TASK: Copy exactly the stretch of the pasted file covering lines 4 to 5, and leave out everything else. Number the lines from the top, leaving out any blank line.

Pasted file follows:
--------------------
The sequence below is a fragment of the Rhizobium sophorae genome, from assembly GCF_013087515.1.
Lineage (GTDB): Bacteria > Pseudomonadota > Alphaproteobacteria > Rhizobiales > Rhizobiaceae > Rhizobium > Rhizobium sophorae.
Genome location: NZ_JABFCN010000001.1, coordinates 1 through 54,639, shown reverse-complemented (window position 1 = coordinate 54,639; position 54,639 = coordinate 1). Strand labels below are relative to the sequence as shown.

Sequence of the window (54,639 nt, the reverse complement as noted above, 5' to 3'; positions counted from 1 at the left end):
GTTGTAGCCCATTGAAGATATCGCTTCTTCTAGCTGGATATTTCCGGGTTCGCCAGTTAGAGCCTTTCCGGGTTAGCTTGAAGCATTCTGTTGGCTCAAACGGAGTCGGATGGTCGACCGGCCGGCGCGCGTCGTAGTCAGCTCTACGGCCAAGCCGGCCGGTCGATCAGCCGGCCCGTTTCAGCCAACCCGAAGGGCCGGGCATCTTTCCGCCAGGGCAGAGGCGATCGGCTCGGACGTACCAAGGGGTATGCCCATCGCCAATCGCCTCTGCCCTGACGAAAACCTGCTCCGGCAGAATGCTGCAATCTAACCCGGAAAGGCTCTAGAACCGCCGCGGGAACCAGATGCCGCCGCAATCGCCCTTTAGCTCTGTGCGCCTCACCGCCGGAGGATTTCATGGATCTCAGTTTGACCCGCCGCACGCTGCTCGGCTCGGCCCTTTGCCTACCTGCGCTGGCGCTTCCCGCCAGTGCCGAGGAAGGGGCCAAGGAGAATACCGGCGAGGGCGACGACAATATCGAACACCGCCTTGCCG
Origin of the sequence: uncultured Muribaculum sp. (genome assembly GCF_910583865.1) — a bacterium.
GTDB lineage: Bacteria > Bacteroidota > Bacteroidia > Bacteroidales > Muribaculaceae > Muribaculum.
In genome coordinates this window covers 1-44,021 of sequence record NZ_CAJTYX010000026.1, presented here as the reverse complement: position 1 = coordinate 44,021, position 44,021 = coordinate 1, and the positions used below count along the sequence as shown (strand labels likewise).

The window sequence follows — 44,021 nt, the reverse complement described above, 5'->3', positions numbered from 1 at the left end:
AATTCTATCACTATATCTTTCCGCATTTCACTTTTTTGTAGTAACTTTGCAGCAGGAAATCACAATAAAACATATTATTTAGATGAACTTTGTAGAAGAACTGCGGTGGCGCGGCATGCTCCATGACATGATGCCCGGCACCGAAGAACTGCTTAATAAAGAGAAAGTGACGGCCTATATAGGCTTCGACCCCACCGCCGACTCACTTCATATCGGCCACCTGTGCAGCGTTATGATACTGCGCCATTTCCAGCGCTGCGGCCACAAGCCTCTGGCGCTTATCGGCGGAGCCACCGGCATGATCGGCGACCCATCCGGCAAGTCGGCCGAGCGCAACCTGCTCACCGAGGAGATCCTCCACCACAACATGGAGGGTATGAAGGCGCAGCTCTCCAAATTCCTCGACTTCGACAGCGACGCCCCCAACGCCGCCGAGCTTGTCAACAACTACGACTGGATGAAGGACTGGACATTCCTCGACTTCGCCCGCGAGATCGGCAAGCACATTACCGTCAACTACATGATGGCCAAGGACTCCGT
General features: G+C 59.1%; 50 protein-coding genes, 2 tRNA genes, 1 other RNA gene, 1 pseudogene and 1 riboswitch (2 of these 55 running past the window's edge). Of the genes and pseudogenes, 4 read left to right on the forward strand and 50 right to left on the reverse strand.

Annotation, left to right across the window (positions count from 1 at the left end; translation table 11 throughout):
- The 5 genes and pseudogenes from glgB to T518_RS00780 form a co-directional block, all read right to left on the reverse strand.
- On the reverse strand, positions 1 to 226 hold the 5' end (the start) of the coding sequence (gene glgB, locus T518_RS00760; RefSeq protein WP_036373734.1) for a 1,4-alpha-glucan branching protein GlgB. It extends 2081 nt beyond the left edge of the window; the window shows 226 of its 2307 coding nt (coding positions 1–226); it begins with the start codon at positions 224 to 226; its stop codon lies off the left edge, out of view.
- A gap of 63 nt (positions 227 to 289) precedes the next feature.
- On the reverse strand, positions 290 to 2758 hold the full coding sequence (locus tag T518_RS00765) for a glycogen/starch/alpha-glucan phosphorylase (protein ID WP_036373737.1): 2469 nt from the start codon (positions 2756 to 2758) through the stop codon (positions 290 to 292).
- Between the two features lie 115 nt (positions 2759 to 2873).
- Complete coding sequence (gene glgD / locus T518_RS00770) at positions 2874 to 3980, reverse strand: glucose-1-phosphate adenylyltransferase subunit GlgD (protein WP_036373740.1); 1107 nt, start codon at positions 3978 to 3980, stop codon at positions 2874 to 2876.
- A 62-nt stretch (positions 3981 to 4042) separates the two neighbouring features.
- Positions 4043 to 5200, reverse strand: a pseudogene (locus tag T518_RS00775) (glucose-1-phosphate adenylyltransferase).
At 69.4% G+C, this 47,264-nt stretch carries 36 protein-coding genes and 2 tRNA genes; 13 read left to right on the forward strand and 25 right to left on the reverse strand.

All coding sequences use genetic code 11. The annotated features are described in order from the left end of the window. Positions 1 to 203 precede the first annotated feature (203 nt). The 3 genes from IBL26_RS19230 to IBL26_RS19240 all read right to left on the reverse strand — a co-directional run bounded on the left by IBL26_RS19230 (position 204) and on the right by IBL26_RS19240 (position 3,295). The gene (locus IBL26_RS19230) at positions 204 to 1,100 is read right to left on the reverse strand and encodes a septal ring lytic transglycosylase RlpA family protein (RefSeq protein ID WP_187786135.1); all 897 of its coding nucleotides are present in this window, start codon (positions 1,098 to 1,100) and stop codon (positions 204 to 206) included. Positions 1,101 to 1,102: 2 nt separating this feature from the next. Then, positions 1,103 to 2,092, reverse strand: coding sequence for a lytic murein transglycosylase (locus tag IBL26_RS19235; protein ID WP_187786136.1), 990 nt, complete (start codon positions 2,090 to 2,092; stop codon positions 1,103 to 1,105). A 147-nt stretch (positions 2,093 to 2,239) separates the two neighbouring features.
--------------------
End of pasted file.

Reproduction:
Sequence of the window (54,639 nt, the reverse complement as noted above, 5' to 3'; positions counted from 1 at the left end):
GTTGTAGCCCATTGAAGATATCGCTTCTTCTAGCTGGATATTTCCGGGTTCGCCAGTTAGAGCCTTTCCGGGTTAGCTTGAAGCATTCTGTTGGCTCAAACGGAGTCGGATGGTCGACCGGCCGGCGCGCGTCGTAGTCAGCTCTACGGCCAAGCCGGCCGGTCGATCAGCCGGCCCGTTTCAGCCAACCCGAAGGGCCGGGCATCTTTCCGCCAGGGCAGAGGCGATCGGCTCGGACGTACCAAGGGGTATGCCCATCGCCAATCGCCTCTGCCCTGACGAAAACCTGCTCCGGCAGAATGCTGCAATCTAACCCGGAAAGGCTCTAGAACCGCCGCGGGAACCAGATGCCGCCGCAATCGCCCTTTAGCTCTGTGCGCCTCACCGCCGGAGGATTTCATGGATCTCAGTTTGACCCGCCGCACGCTGCTCGGCTCGGCCCTTTGCCTACCTGCGCTGGCGCTTCCCGCCAGTGCCGAGGAAGGGGCCAAGGAGAATACCGGCGAGGGCGACGACAATATCGAACACCGCCTTGCCG